• Incapable, unavailable equipment, software or tools are indications of larger process failure, even if the problems may seem unrelated or sporadic

Many processes fail because they are not monitored and corrected as necessary. Process failure an also be the result if documented procedures required by quality management systems are ignored, inaccurate, too detailed or too vague, or not based on the facts that would fulfill the needs of stakeholders. The result? the now “uncontrolled” procedures may be forgotten or remembered in critically different ways. There are countless ways that organizations may fail to provide the required support effective processes, but they all result in the same failed state, primarily because none had a workable process, supported by management and implemented by their workforce.

An Improved Model for Creating Processes that Work

As an antidote to process failure, our clients and other organizations have used the QMII Process Model (QMP) for nearly thirty years in order to enhance their quality management systems. QMP helps them quickly determine the root causes of system, process and product failure. This facilitates removal of the root causes of failures from the quality management systems for more successful processes.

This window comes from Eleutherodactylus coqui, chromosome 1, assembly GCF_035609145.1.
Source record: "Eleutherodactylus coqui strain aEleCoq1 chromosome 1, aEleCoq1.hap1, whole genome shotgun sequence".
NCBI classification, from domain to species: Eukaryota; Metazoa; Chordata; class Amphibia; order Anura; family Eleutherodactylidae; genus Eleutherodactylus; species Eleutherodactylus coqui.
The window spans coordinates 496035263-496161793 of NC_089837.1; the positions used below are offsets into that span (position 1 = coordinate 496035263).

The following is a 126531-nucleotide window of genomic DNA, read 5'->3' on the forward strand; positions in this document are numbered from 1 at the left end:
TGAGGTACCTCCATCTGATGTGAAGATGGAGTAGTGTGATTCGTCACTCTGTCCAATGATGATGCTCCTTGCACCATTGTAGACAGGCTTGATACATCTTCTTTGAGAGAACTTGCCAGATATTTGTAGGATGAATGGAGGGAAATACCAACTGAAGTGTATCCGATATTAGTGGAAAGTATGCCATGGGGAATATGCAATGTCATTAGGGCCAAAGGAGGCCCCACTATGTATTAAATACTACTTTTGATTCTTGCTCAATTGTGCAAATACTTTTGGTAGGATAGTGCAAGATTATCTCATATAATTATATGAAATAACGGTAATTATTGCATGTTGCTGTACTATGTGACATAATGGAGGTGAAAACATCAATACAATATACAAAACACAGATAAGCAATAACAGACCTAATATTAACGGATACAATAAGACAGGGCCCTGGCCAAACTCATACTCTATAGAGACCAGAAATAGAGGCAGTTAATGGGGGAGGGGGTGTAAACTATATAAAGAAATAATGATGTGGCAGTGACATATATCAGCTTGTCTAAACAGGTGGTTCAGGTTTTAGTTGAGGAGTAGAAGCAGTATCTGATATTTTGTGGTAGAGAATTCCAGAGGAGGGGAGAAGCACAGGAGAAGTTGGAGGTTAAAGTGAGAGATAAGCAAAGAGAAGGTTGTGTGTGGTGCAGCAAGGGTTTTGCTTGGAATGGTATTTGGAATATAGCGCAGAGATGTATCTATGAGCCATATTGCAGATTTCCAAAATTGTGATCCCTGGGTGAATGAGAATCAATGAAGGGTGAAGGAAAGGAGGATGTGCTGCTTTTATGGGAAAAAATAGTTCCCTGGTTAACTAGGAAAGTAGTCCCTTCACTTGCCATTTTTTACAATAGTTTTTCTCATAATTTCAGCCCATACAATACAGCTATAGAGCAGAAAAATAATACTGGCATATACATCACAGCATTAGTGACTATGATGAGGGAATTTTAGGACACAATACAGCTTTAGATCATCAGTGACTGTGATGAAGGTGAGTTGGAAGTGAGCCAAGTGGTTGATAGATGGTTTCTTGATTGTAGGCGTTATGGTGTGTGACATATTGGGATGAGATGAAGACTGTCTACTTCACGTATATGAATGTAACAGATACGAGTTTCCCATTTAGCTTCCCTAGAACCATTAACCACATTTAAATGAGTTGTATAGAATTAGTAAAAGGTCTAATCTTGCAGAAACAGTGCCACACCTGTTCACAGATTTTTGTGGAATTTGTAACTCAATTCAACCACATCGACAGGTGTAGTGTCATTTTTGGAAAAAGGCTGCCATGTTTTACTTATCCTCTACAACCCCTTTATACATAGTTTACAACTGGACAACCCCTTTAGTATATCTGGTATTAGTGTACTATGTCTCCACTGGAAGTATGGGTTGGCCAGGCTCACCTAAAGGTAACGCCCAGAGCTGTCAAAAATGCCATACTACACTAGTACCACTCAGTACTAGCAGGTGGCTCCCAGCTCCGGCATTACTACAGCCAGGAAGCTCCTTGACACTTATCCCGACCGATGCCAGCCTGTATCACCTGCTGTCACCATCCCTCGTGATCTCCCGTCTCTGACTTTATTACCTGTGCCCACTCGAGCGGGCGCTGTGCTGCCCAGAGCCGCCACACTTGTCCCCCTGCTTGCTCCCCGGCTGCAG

Our whitepaper describing the QMP is available here for download. It explains key points of failure that often occur in less balanced (or absent) processes including:

  • Learn the critical importance of analyzing and defining key business processes from an external auditor’s point of view
  • Save time and lower risk by formalizing “as-is procedures” first before designing new ones to fill gaps in the system
  • Learn and apply new skills (auditing, environmental management, quality management techniques, etc.) with total organizational buy in and support
  • Avoid the often-made error of confusing corrective and preventive actions by controlling key processes first before widening preventive actions
  • Audit and manage to initiate corrective actions and prove system integrity by correctly managing continual improvement

By CEO and President, Captain Inderjit Arora